Liverpool – Arsenal: Liver-Constrictor Suffocates Helpless Arsenal (4-0)
Thanks to their trademark pressing and transitions, Liverpool eventually cut through and punished an Arsenal team devoid of a game plan. Once Jürgen Klopp’s team found their formula, they relentless carved through Arsenal’s defensive block, in desperate need of structure in the big matches.
Tactical analysis and match report by Joel Parker.
Considering the trajectories of their respective campaigns, one can be surprised that Liverpool and Arsenal went into this game just two points away from each other. Yet this was a fixture that could defy just where these two teams can get too.
Liverpool steamrolled their way through the start of the season, back to being Europe’s top attacking outlet with fresh ideas down the right side of their attack. More recently, the Premier League’s high flyers; Brighton and West Ham, have proved to be more difficult opponents, inflicting their first defeat of the season. The cruel mistress of injuries also lingers a squad, which has already faced its wrath earlier on in the year.
August blushes made us assume Mikel Arteta’s fate, yet the resurgence of Arsenal has them firmly in the European places. Their structure may yet to be ‘passing perfection’, but new profiles around the back has seen Arsenal heavily improved when compared to this time last year. Emile Smith Rowe’s work down the left has proved to be an important component, having scored in his last three games and earning an England call-up.
Jürgen Klopp made two changes, to the team that were defeated in the capital two weeks ago. Andrew Robertson missed the squad entirely due to injury, whilst Jordan Henderson was only fit enough to make the bench. Konstantinos Tsimikas and Thiago Alcântara were ahead in their places.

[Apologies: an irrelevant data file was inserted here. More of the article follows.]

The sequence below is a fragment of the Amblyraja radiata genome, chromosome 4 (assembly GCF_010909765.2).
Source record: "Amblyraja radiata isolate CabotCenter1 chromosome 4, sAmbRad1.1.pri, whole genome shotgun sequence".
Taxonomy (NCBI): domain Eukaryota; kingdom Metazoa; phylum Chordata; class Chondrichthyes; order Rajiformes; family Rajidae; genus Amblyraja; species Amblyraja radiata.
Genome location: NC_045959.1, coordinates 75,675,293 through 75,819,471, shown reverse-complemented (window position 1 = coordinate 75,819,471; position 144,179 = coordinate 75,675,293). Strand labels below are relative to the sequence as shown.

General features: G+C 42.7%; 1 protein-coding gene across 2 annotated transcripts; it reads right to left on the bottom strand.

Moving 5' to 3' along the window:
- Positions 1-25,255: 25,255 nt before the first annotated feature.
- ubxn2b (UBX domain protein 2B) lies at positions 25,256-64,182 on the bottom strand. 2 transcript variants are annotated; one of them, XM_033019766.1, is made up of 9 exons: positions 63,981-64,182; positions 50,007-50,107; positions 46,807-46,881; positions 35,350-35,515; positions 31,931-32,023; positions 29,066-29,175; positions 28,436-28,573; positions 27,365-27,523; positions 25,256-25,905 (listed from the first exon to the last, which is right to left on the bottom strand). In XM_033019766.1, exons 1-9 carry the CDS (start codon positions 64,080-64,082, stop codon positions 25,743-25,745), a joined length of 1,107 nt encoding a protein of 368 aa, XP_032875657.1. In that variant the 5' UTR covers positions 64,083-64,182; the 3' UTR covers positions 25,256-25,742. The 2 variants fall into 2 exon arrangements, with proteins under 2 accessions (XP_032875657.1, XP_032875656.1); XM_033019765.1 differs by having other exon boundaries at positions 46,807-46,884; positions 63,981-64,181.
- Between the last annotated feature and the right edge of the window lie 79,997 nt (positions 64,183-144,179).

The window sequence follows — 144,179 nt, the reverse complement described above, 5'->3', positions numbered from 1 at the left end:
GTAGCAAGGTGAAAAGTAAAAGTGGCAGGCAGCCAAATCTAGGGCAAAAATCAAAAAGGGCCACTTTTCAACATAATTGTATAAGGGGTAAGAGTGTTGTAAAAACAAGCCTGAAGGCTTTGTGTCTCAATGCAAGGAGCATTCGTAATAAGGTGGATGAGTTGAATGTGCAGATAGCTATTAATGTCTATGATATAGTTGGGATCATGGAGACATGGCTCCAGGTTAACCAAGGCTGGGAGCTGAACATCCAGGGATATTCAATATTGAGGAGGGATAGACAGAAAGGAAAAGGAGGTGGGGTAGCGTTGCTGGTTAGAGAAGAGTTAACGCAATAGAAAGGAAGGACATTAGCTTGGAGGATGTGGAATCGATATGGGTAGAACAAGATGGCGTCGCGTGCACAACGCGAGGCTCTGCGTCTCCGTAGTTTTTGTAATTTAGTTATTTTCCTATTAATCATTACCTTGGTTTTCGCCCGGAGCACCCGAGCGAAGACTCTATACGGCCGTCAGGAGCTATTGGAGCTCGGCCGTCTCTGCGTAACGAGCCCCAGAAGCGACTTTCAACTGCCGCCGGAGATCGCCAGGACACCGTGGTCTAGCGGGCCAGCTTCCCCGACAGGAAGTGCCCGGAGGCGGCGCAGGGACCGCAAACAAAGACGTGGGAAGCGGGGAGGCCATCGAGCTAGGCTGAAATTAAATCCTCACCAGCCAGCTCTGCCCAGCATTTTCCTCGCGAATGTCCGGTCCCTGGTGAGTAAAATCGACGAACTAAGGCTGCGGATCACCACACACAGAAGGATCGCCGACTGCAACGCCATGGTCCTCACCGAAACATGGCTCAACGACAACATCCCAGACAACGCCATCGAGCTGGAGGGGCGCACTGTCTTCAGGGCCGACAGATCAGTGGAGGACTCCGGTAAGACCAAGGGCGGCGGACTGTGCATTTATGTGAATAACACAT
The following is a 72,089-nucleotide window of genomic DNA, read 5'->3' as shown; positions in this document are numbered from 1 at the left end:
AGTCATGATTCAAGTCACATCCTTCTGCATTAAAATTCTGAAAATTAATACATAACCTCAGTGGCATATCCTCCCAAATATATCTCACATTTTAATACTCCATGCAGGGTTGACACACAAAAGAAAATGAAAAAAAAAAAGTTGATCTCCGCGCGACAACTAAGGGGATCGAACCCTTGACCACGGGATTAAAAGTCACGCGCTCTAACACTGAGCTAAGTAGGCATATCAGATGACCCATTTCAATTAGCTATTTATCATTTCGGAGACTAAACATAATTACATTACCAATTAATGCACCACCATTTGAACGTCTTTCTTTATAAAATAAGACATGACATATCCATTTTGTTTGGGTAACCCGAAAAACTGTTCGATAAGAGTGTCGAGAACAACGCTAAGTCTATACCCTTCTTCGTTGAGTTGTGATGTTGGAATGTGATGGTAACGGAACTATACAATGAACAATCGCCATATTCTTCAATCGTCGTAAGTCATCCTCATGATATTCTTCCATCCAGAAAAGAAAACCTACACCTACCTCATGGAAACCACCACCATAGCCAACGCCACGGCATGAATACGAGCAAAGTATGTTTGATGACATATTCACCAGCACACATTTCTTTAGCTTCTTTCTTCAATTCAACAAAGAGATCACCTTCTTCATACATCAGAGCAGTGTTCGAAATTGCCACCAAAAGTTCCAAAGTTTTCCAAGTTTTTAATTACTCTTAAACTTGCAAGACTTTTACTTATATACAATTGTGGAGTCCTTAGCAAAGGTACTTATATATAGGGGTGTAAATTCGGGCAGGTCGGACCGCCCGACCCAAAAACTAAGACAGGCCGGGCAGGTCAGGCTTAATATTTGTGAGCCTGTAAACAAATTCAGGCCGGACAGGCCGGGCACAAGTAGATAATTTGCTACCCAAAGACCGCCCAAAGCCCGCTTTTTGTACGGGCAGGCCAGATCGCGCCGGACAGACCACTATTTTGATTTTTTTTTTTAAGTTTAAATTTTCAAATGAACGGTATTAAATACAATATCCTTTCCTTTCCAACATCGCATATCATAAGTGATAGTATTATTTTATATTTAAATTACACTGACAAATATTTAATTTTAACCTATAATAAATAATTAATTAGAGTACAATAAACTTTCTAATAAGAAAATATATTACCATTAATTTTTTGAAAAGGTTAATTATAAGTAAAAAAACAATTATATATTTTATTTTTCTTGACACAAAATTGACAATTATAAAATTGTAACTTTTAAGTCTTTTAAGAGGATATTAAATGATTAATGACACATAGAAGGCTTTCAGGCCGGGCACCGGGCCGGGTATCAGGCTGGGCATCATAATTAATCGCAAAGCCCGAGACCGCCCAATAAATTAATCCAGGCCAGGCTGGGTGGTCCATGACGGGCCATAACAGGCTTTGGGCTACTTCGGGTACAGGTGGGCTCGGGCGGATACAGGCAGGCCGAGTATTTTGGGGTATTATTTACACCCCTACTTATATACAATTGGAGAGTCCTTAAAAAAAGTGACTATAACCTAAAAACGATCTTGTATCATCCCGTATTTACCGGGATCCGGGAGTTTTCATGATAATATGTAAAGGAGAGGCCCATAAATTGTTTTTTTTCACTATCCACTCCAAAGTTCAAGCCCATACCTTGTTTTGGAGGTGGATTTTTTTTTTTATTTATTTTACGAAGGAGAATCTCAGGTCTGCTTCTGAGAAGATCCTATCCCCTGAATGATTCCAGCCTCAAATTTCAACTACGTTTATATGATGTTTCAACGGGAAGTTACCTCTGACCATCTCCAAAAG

Arteta’s only change came in the midfield, from the side that won against Watford. Ainsley Maitland-Niles was dropped to the bench, as Thomas Partey returned from a muscle injury.
Taking total control
From the start, Liverpool put themselves in total control, with a press that throttled Arsenal’s buildup approach and pinned their opponents in their half, after initial phases of pressure. Trademark Liverpool pressing, out of the 4-3-3 formation, forced Arsenal to put the ball in very uncomfortable positions and yield in possession or send the ball over the top, for the centre-backs to sweep up.
1st minute: Liverpool’s trademark pressing out of the 4-3-3 formation comes into effect, as Arsenal are forced inwards and towards a pressing trap. The result was Nuno Tavares having to go long down the channel.
Their success came through squeezing central spaces effectively, having forced Ben White or Gabriel down narrow corridors. They did this with Mohamed Salah and Sadio Mané’s pressing triggers facing inwards, whilst Diogo Jota marked the closest central midfielder to the ball. The staggering between the forwards and midfielders enabled Alex Oxlade-Chamberlain or Thiago to commit higher up, whilst Fabinho was in a position to mop up and recycle the ball behind.